Summa contra Gentiles I, 1-13 and whatever else you want to look at before your eyeballs bleed
De Potentia QQ 1, 3, 7; for Q. 3, go with the CUA Press Selner-Wright translation, even over the Latin.
A good introduction to the Angelic Doctor and his philosophy, with something of a metaphysical emphasis, but not as strong as some might give you. Torrell is (very currently!) the best introduction to Thomas, his life, and his works, especially their chronology and basic outline, currently available; the second volume, Spiritual Master, is also good, focusing on Thomas’s often neglected mystical side, but it’s a bit specialized for a “general” list like this, one that I’m associating with Chapman Hall seminar rooms and tutorial essays at Blackfriars rather than Grad School Hell. The Penguin volume is as much for McInerny, a master of contemporary Thomism, as the writings themselves; the works selected should tell you something about the approach, methods, and ideas of the dominant school of thought, in addition to being a pretty decent introduction.
As for the primary readings, I tried to select a pretty broad swath of the basic points of the Summa, the most mature and easily written of Thomas’s works—yes, before you start banging your head against the desk, remember it’s an introductory textbook for seminarians who might not have the time or ability for something more rigorous or difficult. Yes, really. The SCG passages are as good a summary of Thomas’s “reconcile faith and reason” reputation as you’ll find anywhere in his work, so they get included. The DP questions—well, you know how the ST was the easy, beginner’s textbook? This is the REAL stuff, the work of the Parisian master, 15 objections, 5 sed contrae, pages of respondeo dicendem quod, and lots of headspinning and hairsplitting. It’s why Aquinas is considered one of the Greats. Even more than the ST, this is where we see the Baroque cadence and cadenza of Aquinas’s thought—if you don’t hear the music in Thomas, you’re missing out—and see exactly what the costs are of calling something “perfect.” Suffice it to say, our notions of God’s perfection are distinctly imperfect.
A note on translations: Yes, the online translations are generally fine—they’re based on the usual print ones—except for the Selner-Wright translation of DP Q 3. Unlike every other edition of Aquinas you’ll see, her translation is based on the Leonine critical edition of DP, which is still in preparation—but she got a sneak peak at Q 3. Given that the Leonine’s absolutely authoritative, trust the translation that follows it.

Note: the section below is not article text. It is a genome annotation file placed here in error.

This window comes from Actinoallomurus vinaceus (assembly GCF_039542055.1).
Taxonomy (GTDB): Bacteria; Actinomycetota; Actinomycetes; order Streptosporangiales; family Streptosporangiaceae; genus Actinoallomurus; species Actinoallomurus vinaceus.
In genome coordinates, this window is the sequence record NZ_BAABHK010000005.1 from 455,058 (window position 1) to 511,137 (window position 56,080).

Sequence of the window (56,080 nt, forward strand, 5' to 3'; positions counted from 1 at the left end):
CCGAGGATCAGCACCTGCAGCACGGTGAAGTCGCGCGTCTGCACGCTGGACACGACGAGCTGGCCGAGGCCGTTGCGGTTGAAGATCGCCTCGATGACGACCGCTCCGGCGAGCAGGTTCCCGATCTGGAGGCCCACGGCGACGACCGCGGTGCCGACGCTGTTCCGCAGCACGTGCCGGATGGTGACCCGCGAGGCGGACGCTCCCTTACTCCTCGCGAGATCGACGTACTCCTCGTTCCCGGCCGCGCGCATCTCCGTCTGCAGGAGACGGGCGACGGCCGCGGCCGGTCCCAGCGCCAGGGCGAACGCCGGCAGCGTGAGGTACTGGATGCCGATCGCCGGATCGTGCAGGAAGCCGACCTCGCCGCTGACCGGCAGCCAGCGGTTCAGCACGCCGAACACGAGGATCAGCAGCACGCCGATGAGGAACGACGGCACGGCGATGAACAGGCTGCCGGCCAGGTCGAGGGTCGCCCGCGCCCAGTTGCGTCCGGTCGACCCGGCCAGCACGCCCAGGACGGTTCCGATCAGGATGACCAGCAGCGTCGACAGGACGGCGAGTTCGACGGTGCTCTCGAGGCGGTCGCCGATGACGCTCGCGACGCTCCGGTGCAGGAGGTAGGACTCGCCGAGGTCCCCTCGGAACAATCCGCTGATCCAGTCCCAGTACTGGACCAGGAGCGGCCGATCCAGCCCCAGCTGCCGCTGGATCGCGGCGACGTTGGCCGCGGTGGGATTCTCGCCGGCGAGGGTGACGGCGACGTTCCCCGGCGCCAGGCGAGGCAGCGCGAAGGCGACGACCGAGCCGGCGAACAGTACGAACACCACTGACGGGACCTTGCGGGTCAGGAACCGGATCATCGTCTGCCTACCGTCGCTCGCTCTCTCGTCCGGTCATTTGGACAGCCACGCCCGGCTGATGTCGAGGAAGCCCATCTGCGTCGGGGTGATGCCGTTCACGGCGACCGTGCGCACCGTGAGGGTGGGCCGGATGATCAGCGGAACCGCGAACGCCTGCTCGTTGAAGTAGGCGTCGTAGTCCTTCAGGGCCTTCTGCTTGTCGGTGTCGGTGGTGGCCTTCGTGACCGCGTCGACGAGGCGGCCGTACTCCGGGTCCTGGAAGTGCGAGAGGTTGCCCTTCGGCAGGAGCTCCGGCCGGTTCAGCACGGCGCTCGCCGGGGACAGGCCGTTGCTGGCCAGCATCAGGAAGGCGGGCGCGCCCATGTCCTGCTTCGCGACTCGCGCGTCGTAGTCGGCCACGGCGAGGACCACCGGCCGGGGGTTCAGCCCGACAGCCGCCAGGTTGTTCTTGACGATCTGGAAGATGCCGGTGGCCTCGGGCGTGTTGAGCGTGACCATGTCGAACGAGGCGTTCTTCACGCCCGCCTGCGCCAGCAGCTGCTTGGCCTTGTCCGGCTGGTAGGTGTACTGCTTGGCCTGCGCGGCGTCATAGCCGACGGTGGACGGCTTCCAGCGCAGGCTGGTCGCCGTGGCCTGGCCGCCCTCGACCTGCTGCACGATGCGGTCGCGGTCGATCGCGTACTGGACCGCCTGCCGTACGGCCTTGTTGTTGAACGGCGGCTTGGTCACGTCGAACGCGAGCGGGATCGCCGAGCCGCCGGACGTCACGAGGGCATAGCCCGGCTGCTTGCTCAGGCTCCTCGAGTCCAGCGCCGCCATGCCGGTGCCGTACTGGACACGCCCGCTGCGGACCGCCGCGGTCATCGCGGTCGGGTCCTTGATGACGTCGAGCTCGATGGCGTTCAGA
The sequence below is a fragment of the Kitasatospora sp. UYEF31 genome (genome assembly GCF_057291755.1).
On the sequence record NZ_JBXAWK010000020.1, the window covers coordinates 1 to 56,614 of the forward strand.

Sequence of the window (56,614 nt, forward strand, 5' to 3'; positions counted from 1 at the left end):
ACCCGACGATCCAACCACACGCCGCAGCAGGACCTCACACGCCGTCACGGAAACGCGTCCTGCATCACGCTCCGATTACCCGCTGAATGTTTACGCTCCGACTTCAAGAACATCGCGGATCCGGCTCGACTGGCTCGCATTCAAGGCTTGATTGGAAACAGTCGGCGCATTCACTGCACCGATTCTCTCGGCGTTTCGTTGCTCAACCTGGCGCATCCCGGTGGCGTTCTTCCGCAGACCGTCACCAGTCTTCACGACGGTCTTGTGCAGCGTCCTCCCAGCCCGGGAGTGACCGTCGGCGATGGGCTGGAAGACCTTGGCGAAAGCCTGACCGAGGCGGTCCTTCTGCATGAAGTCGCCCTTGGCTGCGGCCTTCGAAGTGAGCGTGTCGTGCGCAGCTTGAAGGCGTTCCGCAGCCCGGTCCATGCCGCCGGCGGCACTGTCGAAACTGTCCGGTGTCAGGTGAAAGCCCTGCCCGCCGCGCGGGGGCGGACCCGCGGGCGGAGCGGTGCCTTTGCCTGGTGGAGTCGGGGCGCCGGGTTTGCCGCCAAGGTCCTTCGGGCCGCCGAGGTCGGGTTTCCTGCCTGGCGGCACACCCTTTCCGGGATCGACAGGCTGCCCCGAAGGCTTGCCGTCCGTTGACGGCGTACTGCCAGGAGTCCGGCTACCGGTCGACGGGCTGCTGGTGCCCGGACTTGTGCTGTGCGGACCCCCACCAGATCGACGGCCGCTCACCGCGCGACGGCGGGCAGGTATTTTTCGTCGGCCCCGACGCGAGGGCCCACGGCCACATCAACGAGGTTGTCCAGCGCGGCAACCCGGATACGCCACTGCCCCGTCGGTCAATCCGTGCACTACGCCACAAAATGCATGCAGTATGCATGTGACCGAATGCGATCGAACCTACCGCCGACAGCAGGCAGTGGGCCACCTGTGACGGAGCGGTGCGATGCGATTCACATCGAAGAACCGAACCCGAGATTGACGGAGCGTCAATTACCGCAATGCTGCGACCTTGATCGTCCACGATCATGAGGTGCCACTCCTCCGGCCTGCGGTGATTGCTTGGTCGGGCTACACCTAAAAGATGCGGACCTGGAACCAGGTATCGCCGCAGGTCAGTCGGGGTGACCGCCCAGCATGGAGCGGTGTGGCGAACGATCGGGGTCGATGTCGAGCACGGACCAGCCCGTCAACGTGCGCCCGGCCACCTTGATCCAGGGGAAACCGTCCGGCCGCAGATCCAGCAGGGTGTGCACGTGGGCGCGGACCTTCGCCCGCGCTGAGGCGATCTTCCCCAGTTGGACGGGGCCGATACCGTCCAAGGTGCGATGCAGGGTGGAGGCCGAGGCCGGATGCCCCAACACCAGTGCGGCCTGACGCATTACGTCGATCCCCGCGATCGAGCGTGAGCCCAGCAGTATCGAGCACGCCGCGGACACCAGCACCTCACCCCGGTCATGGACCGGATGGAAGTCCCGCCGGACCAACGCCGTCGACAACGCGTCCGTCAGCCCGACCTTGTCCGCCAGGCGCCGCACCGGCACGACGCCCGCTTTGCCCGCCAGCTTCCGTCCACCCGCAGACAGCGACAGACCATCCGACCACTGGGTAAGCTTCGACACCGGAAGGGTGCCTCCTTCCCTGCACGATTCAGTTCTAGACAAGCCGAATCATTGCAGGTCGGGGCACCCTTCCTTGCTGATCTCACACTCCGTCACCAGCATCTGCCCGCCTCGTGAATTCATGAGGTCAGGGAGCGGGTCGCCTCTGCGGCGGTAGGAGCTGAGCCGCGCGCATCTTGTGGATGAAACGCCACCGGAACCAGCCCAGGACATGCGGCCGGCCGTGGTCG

Phil 1274: Aquinas Overload
Roy J. Deferrari, A Lexicon of Thomas Aquinas (because you’re not really thinking about reading Thomas in translation, are you?)
Msgr. John F. Wippel, Everything on Aquinas Published by CUA Press (yes, it will all be on the test)
James F. Ross, “Aquinas’ Exemplarism; Aquinas’ Voluntarism” (it’s short, and everybody disagrees with it because it’s wrong…but everybody cites it, and it doesn’t Conform. Of course I include it!)
Aquinas, Commentary on Aristotle’s Physics/Metaphysics, Dumb Ox Books (or the online translations work, but Dumb Ox versions are both better and contextualize the importance these books have in modern Thomism. No, you won’t want to read all of them, unless you’re Hardcore like that)
Aquinas, De veritate
Aquinas, De aeternitate mundi
Aquinas, SCG, Book II, also ’til your eyes bleed
This here is what I called “grad school, except for the thesis.” I swear I had more than a couple flashbacks to Aquinas Hall 201 while thinking of this one. It’s really metaphysics and natural philosophy heavy, it references all the big debates that modern Thomists have to learn, and it has all of Msgr. Wippel’s summaries and guides to Thomas and his development. If you want to understand why and how strict observance Thomists think the way they do—and, before you ask why you’d want to do that, remember that the SOT’s are the intellectual sources and guides for today’s conservative public intellectual’s Catholicism—this is your guide, especially the two Aristotelian commentaries.
Phill 666: The Thesis From Hell
Me, The Least of All Possible Worlds: Aquinas on the Minimal Possible State of Affairs, somewhere in the dark bowels of Mullen Library, or, if you’re OUT OF YOUR MIND, I’ll send you the files.
Oliva Blanchette, The Perfection of the Universe According to Aquinas: A Teleological Cosmology, Penn State University Press
Gregory Doolan, Aquinas on the Divine Ideas as Exemplar Causes, CUA Press
Simo Knuutila, Modalities in Medieval Philosophy, Routledge
John Donne, “Air and Angels”
Arthur Lovejoy, The Great Chain of Being (don’t worry, it’s just one chapter I take issue with)
Aquinas, De ente et essentia; Compendium theologae I, 128, 168-171—but it’s 170 and it’s reference to the “totius machina mundi” that got the whole thing started; De motu cordis; De sortibus; De iudiciis astrorum; De mixtione elementorum; Responsio ad lectorem Venetum de 36 articulis; Commentary on the Sentences II, d. 8, q. 1, a. 1-3; everything else in the lists above.